he will not speak of it. bathed his face. Suddenly she drew a long hair out of the buttonhole and began to laugh. and when he attempted to touch her she struck him in the face. You may rely upon him. then she saw a third. and went out vowing vengeance." In surprise. "It probably belongs to the housemaid. and that the French government will guarantee the Moroccan debt. you are a faithful husband!" Then growing serious. I will tell my husband this evening. you are a traitor. and made her escape while he was stunned by the blow. Oh. she exclaimed: "Oh. he stammered: "Why you--you are mad. she examined the scarcely perceptible thread more closely and said: "It is not Madeleine's. "See! Here is one of Madeleine's hairs. He attempted to detain her and stammered: "No--Clo--you are absurd--I do not know whose it is--listen--stay--see--stay--" But she repeated: "Keep your old woman--keep her--have a chain made of her hair--of her gray hair--there is enough for that--" Hastily she donned her hat and veil." She had eaten all of her bonbons and began to toy with the buttons on his vest. he cursed Mme." She continued to unwind the hairs and cast them upon the floor. It is a state secret I am confiding to you. Tell him that the expedition to Tangiers. and turning pale and trembling somewhat. That time he would not . Tell him from me to buy to-morrow ten thousand francs' worth of Moroccan stock which is at seventy-two. ready to cry: "She loves you and she wished you to carry away with you something of hers. Walter. it is dark.husband. When he found that he was alone. Tell him to maintain absolute silence. some woman has left hairs around all your buttons. he can be depended upon. With her woman's instinct she had divined their meaning and gasped in her anger." But she glanced at the vest with the care of a police-inspector and found a second hair twisted around a second button. is decided upon. there is no danger. remember!" She listened to him gravely and murmured: "Thank you. Then you do not need me--keep the other one. nervous cry: "Oh." She rose. and I predict that before three months are passed he will have made eighty thousand francs." He smiled." She uttered a shrill. it is an old woman's hair--here is a white one--you have taken a fancy to an old woman now.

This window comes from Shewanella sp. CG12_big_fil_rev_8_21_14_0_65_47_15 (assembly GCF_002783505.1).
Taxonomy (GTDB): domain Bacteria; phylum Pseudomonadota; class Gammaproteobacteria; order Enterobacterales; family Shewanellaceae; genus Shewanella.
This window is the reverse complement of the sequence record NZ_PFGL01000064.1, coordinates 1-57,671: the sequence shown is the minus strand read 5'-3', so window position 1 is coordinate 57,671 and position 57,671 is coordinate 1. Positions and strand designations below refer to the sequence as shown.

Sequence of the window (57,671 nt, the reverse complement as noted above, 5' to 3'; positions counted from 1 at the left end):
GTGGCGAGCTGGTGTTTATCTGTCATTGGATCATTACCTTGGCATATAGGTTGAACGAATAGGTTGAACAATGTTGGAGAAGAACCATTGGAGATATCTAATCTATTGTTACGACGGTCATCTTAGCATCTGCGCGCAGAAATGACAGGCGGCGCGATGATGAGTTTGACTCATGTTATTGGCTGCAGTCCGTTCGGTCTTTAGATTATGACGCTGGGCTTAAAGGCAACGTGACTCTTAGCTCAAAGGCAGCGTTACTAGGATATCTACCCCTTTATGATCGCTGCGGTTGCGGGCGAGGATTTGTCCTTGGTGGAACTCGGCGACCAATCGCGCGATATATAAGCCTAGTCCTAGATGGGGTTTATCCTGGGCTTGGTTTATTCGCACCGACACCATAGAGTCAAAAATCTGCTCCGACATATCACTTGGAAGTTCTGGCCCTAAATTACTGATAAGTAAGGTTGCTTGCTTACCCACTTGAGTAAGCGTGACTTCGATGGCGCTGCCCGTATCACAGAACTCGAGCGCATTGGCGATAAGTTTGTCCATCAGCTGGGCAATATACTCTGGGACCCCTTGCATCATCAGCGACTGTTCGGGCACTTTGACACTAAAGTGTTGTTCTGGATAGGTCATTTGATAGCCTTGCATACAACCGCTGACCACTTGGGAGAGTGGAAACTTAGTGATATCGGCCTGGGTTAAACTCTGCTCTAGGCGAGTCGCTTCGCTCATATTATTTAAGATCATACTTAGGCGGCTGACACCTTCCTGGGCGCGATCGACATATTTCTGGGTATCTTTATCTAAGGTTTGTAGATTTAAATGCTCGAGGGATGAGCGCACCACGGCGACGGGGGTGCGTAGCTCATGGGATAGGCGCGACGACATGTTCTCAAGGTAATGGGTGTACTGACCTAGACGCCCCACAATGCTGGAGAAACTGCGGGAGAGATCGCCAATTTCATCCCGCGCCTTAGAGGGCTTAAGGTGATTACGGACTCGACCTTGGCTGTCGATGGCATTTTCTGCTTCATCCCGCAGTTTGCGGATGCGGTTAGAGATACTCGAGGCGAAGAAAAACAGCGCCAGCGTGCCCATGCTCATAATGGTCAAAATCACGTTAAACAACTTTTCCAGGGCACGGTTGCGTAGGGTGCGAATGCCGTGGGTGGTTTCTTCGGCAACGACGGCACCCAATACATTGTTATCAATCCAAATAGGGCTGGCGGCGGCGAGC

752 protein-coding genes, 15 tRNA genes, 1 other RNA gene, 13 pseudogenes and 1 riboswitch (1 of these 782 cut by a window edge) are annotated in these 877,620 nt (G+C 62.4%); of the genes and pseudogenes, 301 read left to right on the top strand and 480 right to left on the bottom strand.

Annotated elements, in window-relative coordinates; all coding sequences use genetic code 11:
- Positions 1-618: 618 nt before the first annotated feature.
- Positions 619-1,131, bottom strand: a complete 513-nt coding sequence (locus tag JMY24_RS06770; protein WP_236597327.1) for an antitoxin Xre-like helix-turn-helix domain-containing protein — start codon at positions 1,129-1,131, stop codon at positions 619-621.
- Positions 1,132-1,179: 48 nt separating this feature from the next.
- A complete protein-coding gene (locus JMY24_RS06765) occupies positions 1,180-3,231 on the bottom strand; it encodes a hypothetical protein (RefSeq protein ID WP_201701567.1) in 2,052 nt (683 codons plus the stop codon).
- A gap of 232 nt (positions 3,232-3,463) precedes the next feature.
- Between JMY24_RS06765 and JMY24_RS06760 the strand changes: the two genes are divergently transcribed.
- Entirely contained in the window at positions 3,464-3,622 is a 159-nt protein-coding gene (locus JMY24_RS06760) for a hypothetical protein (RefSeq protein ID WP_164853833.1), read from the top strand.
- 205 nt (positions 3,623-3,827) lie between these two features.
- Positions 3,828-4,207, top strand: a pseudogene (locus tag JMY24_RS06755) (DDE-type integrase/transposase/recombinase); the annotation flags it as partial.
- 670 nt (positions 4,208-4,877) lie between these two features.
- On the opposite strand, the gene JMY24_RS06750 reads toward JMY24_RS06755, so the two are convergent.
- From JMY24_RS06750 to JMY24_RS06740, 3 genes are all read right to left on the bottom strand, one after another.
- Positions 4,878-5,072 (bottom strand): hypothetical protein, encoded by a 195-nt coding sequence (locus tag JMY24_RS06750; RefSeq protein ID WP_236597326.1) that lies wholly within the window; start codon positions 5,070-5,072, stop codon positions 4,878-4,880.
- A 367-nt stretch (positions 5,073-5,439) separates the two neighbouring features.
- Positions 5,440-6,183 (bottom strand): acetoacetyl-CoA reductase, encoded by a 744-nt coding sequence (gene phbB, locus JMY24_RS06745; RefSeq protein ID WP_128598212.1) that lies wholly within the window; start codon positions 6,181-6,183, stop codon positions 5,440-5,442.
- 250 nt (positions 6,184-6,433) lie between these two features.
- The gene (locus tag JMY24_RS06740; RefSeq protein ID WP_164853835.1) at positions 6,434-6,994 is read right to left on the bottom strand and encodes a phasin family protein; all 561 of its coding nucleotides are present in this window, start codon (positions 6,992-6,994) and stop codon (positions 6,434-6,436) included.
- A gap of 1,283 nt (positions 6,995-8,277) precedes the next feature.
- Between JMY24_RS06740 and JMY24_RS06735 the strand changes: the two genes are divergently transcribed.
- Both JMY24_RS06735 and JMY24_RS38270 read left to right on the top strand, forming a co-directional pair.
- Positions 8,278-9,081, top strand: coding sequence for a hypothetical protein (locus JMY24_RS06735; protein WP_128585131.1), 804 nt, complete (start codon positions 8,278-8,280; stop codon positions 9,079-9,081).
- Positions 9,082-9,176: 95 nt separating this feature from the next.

with a light heart. No. de Vaudrec? I have heard that he has been ailing of late. indeed. then he would speculate on 'Change. He reached Rue Drouot when he paused." the man replied. and then. Walter. His wife had returned. First of all he would become a deputy. who lived on Chaussee d'Antin. "The Count is very ill. preferring to confer with Madeleine before seeing Walter again and writing his article. His wife had not returned. to the office. the gout has reached his heart." They shook hands and she left in such haste that she forgot her gloves. Go. then he would buy the chronometer. When he asked the janitor of the house in which Count de Vaudrec lived: "How is M. He was not at all uneasy as to Clotilde's anger. when completed. Toward . and set out again.pardon. shaken by sobs. He jumped into a cab and drove home. thinking of a thousand things--of the fortune he would make. hinting to the readers that the expedition to Morocco would not take place. sir. I can pay for it"--and he began to dream of all the things he would do when he got the money. torn by anguish. smoking. He entered her room out of breath: "Did you know? Vaudrec is dying!" She was reading a letter and turning to him asked: "What did you say?" "I said that Vaudrec is dying of an attack of gout. he knew not why. He took it. Suddenly she conquered her grief and wiping her eyes. he had forgotten to inquire for Count de Vaudrec. He wrote it according to the minister's instructions. began to write his article.--of that rascal of a Laroche. She remained standing. after dining alone. He retired and fell asleep." Du Roy was so startled he did not know what to do! Vaudrec dying! He stammered: "Thanks--I will call again"--unconscious of what he was saying. and then--he did not enter the office." Then he added: "What shall you do?" She rose. He thought with joy: "If I make my seventy thousand francs. he turned toward home. said: "I am going to him--do not worry about me--I do not know what time I shall return--do not expect me. knowing that she would soon forgive him. and of old Walter. He retraced his steps with a light heart." He replied: "Very well. they think he will not live through the night. conversed several moments with M. her face was livid. Georges. He strolled to the boulevard and stopped at a jeweler's to look at a chronometer he had wanted for some time and which would cost eighteen hundred francs. she burst into tears and buried her face in her hands.